In Defense of the Holy Trinity

Original art by Scott Erickson (

By Justus H. Hunter –

In the week leading up to Trinity Sunday, the Rev. Richard Lowell Bryant of North Carolina published an argument raising several criticisms of the doctrine of the Trinity.

“There is no such thing as the Holy Trinity,” he provocatively begins. “Trinity Sunday, far from being something to be celebrated, looks to me to me to be a day for caution and prayer,” he later concludes. The rest of Bryant’s piece maintains this inflammatory tone: “This is what happens when we make up our own doctrines and start selling a fake news story to the church that God created a rigid hierarchy which really started on our own whiteboard. The truth is: God was nowhere to be found when we made up the Trinity and turned it into a tool to isolate, annoy, and explain God’s expansive love in terms of a dysfunctional family.”

As one might expect, the article flourished on social media. Several of my students sent me the article, knowing the central place the doctrine of the Trinity holds in the courses I teach at United Theological Seminary.

Bryant’s arguments can be summed up in three assertions. First, he claims that we don’t know that God is Triune. As I point out in the open letter to Bryant below, this is simply false. Second, we cannot be certain of what we know about God. At best we can only formulate guesses. This is again false, though perhaps less simply. We must be precise about the kind of knowledge we have of doctrines like the Trinity. Thankfully, Christians have expended remarkable efforts to clarify this for two millenia. Third, Bryant’s understanding of theological language undermines all Christian doctrine. He thinks the church’s setting down of authorized teaching takes control of God. Such control of God, in Bryant’s view, contributes to the oppression of other human beings.

Taken together, these three claims render a coherent position. (1) We don’t know God is Triune because (2) our minds cannot be certain of what we know about God. Hence we cannot, and ought not, set down authorized teaching (i.e. doctrines). To set down and authorize teaching is (3) to seek control of God by our concepts, and by extension to seek control and oppression of others.

But Christians, United Methodist or otherwise, must reject such a position for two reasons. First, the doctrine of the Trinity is the Christian answer to the question “Who is God?” Second, the doctrine of the Trinity preserves the very mystery whereby God frees us from our corrupt desires to control God and one another. Paul says we are united to the Son in one body under one Father together in one Spirit in the bond of peace (Ephesians 4). Our union to the Triune God is our only hope for true peace with God and one another. It is the only kind of unity that finally matters. To weaken our bonds with the God who gifted us this holy teaching is to weaken our path to freedom from ourselves and peace with one another.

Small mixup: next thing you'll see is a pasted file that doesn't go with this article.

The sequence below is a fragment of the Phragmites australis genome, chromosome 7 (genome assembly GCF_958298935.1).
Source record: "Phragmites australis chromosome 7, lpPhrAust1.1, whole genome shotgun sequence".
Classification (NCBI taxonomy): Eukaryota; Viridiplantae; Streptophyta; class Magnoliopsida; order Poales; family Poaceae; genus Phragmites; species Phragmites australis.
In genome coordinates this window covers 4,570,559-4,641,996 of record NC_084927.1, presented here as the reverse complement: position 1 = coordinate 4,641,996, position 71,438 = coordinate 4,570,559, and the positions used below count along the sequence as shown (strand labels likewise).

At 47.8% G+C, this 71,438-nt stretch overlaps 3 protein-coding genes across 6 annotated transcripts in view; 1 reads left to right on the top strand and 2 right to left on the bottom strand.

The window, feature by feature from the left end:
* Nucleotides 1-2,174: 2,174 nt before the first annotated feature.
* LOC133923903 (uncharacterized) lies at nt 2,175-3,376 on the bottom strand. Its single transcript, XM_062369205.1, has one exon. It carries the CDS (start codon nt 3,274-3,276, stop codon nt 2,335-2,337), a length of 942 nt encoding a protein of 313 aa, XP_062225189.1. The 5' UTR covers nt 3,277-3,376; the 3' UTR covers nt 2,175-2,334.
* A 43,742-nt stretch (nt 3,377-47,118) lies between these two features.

What follows is the open letter I addressed to the Rev. Bryant shortly after the publication of his article.

Dear Mr. Bryant,

I was, to say the least, troubled to read your argument that “there is no such thing as the Holy Trinity.” Allow me to make a few points which I hope will encourage you to reconsider your stance.

First, a brief point of clarification: what Christians refer to when they say “Holy Trinity” is not merely the relationship between the Father, Son, and Holy Spirit. Relations are involved, specifically the relations which the persons of the Trinity are. But the Trinity is both the claim of distinction (the Father is not the Son and the like) and union (the Father is God and the like). The term “Holy Trinity,” then, refers to the entire set of claims, one of which is the assertion that there are relations between these three persons.

Second, we actually do know that God is Triune, because one of those persons assumed a human nature and spoke in ways which led us to preserve the teaching in the doctrine of the Trinity. We do have a message from God about this. This is especially true if you think, as I do, that the First Council of Nicaea and the First Council of Constantinople were directed by the Holy Spirit. Christians everywhere have generally confirmed this belief, as does the UMC when it includes the doctrinal deliverances of those councils in her articles and confession.

Third, I fear yours is too violent a way of thinking about theological language. The marvel is the Christian claim that God has given language to us. That language allows us to worship and to pray to the Triune God revealed in Jesus Christ. To deny this is to deny the incarnation. The Son, wonder of wonders, comes to us and gives us divine wisdom clothed in human words. The Son makes possible utterances like, “Jesus is God with us.” That is the marvel of the incarnation, and to refuse the gift of God in speech uttered in fidelity to the teaching of Christ is to refuse the gift of God the Son to humanity and the world.